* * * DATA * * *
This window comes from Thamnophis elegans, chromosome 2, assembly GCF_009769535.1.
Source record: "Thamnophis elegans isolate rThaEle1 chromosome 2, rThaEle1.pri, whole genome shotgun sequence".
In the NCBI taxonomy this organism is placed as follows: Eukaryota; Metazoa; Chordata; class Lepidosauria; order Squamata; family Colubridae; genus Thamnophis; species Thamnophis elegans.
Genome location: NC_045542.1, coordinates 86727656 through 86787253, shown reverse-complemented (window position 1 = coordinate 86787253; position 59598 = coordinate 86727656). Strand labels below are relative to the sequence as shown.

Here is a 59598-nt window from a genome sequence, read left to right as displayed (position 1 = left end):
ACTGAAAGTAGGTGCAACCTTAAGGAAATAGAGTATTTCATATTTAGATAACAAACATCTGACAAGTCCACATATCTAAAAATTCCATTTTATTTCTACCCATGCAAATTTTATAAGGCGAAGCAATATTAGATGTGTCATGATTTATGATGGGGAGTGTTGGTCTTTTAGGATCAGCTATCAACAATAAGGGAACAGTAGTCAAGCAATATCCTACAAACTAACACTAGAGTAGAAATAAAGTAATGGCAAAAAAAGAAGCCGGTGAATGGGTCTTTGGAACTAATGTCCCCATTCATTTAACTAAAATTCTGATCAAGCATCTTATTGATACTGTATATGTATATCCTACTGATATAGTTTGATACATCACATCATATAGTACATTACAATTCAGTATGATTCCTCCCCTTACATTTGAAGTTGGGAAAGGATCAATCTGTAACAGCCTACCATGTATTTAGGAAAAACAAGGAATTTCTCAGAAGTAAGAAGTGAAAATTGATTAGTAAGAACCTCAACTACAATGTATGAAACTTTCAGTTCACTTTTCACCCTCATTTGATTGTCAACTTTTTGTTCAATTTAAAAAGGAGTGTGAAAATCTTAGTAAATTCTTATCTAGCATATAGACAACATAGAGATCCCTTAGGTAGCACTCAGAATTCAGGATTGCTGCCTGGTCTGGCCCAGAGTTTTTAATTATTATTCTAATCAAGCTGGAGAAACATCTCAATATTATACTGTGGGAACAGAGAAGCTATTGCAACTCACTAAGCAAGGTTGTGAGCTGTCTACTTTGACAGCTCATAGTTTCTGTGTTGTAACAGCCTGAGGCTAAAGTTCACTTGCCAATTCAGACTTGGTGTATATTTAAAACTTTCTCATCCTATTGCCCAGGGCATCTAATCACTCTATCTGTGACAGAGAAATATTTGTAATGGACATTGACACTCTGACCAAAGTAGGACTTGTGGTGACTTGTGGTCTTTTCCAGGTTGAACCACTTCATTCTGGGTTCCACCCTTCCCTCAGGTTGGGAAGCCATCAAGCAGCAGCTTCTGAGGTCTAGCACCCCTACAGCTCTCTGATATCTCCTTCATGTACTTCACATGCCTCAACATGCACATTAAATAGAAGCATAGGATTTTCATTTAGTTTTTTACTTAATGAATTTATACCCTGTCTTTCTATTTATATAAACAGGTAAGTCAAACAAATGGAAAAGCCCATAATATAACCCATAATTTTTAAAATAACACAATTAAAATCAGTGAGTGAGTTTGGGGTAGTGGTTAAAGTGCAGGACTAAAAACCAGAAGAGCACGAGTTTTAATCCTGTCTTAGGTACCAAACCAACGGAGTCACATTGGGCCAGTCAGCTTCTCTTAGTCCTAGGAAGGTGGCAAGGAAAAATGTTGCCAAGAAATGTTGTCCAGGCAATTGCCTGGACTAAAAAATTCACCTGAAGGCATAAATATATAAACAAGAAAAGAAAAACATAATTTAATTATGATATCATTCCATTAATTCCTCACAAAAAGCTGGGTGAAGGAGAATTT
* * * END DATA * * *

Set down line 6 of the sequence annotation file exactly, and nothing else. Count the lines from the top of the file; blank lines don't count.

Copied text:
ACTGAAAGTAGGTGCAACCTTAAGGAAATAGAGTATTTCATATTTAGATAACAAACATCTGACAAGTCCACATATCTAAAAATTCCATTTTATTTCTACCCATGCAAATTTTATAAGGCGAAGCAATATTAGATGTGTCATGATTTATGATGGGGAGTGTTGGTCTTTTAGGATCAGCTATCAACAATAAGGGAACAGTAGTCAAGCAATATCCTACAAACTAACACTAGAGTAGAAATAAAGTAATGGCAAAAAAAGAAGCCGGTGAATGGGTCTTTGGAACTAATGTCCCCATTCATTTAACTAAAATTCTGATCAAGCATCTTATTGATACTGTATATGTATATCCTACTGATATAGTTTGATACATCACATCATATAGTACATTACAATTCAGTATGATTCCTCCCCTTACATTTGAAGTTGGGAAAGGATCAATCTGTAACAGCCTACCATGTATTTAGGAAAAACAAGGAATTTCTCAGAAGTAAGAAGTGAAAATTGATTAGTAAGAACCTCAACTACAATGTATGAAACTTTCAGTTCACTTTTCACCCTCATTTGATTGTCAACTTTTTGTTCAATTTAAAAAGGAGTGTGAAAATCTTAGTAAATTCTTATCTAGCATATAGACAACATAGAGATCCCTTAGGTAGCACTCAGAATTCAGGATTGCTGCCTGGTCTGGCCCAGAGTTTTTAATTATTATTCTAATCAAGCTGGAGAAACATCTCAATATTATACTGTGGGAACAGAGAAGCTATTGCAACTCACTAAGCAAGGTTGTGAGCTGTCTACTTTGACAGCTCATAGTTTCTGTGTTGTAACAGCCTGAGGCTAAAGTTCACTTGCCAATTCAGACTTGGTGTATATTTAAAACTTTCTCATCCTATTGCCCAGGGCATCTAATCACTCTATCTGTGACAGAGAAATATTTGTAATGGACATTGACACTCTGACCAAAGTAGGACTTGTGGTGACTTGTGGTCTTTTCCAGGTTGAACCACTTCATTCTGGGTTCCACCCTTCCCTCAGGTTGGGAAGCCATCAAGCAGCAGCTTCTGAGGTCTAGCACCCCTACAGCTCTCTGATATCTCCTTCATGTACTTCACATGCCTCAACATGCACATTAAATAGAAGCATAGGATTTTCATTTAGTTTTTTACTTAATGAATTTATACCCTGTCTTTCTATTTATATAAACAGGTAAGTCAAACAAATGGAAAAGCCCATAATATAACCCATAATTTTTAAAATAACACAATTAAAATCAGTGAGTGAGTTTGGGGTAGTGGTTAAAGTGCAGGACTAAAAACCAGAAGAGCACGAGTTTTAATCCTGTCTTAGGTACCAAACCAACGGAGTCACATTGGGCCAGTCAGCTTCTCTTAGTCCTAGGAAGGTGGCAAGGAAAAATGTTGCCAAGAAATGTTGTCCAGGCAATTGCCTGGACTAAAAAATTCACCTGAAGGCATAAATATATAAACAAGAAAAGAAAAACATAATTTAATTATGATATCATTCCATTAATTCCTCACAAAAAGCTGGGTGAAGGAGAATTT